A human pyramid is a way of stacking people vertically in a triangle. With the exception of the people in the bottom row, each person splits their weight evenly on the two people below them in the pyramid. Their “weight”, however, includes not only their own body weight but the weight they are supporting above them. For example, in the pyramid above, person A splits her weight across persons B and C, and person H splits his weight—plus the accumulated weight of the people he’s supporting—onto people L and M. In this question, you'll explore just how much weight that is.
For simplicity we will assume that everyone in the pyramid weighs exactly 200 pounds. Person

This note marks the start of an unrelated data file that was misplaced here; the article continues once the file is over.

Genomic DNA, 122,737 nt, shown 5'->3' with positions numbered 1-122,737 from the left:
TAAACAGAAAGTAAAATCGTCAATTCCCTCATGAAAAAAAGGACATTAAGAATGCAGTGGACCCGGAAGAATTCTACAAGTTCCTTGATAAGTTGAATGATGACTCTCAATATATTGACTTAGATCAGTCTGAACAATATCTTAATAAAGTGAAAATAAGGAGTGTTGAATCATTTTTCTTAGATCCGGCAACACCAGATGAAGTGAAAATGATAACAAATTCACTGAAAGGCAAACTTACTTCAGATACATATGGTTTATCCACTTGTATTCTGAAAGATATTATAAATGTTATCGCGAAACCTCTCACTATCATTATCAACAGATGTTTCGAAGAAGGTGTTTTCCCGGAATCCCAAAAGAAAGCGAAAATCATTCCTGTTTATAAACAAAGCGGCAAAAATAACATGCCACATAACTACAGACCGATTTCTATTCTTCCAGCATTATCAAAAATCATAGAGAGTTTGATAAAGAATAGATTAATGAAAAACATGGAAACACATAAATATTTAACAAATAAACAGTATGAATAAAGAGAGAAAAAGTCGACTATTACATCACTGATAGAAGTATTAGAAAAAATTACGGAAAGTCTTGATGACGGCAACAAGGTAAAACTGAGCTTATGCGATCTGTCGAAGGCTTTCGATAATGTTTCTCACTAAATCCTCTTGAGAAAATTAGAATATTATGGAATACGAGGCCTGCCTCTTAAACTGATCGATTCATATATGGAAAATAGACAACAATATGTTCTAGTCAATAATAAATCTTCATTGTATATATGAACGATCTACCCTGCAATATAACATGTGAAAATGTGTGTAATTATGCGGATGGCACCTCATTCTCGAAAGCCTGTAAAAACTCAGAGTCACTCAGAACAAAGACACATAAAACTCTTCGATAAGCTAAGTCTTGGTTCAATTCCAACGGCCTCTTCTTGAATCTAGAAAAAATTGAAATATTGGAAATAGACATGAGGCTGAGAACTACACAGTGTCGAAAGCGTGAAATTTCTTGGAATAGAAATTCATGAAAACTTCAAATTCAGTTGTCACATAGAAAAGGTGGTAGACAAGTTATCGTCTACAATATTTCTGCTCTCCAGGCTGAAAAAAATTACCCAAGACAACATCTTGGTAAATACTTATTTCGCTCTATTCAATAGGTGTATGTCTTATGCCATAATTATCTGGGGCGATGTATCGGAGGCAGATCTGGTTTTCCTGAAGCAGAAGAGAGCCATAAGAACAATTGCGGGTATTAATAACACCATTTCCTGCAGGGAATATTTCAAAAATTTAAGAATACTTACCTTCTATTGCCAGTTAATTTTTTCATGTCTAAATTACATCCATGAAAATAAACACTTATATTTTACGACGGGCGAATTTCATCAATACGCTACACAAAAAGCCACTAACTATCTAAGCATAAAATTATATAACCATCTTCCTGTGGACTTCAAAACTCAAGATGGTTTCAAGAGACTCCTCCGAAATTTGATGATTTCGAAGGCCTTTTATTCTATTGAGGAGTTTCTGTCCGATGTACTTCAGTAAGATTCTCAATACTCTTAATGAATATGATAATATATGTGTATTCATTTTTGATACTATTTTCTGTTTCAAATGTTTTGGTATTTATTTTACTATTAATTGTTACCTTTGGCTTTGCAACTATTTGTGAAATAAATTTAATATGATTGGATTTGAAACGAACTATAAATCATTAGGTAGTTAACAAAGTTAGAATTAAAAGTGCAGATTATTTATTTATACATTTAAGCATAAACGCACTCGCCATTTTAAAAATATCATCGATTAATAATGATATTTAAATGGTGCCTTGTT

A at the top of the pyramid has no weight on her back. People B and C are each carrying half of
person A's weight. That means that each of them is shouldering 100 pounds.
Now, let's look at the people in the third row. Let’s begin by focusing on person E. How much
weight is she supporting? Well, she’s directly supporting half the weight of person B (100
pounds) and half the weight of person E (100 pounds), so she’s supporting at least 200 pounds.
On top of this, she’s feeling some of the weight that people B and C are carrying. Half of the
weight that person B is shouldering (50 pounds) gets transmitted down onto person E and half
the weight that person C is shouldering (50 pounds) similarly gets sent down to person E, so
person E ends up feeling an extra 100 pounds. That means she’s supporting a net total of 300
Not everyone in that third row is feeling the same amount, though. Look at person D for
example. The only weight on person D comes from person B. Person D therefore ends up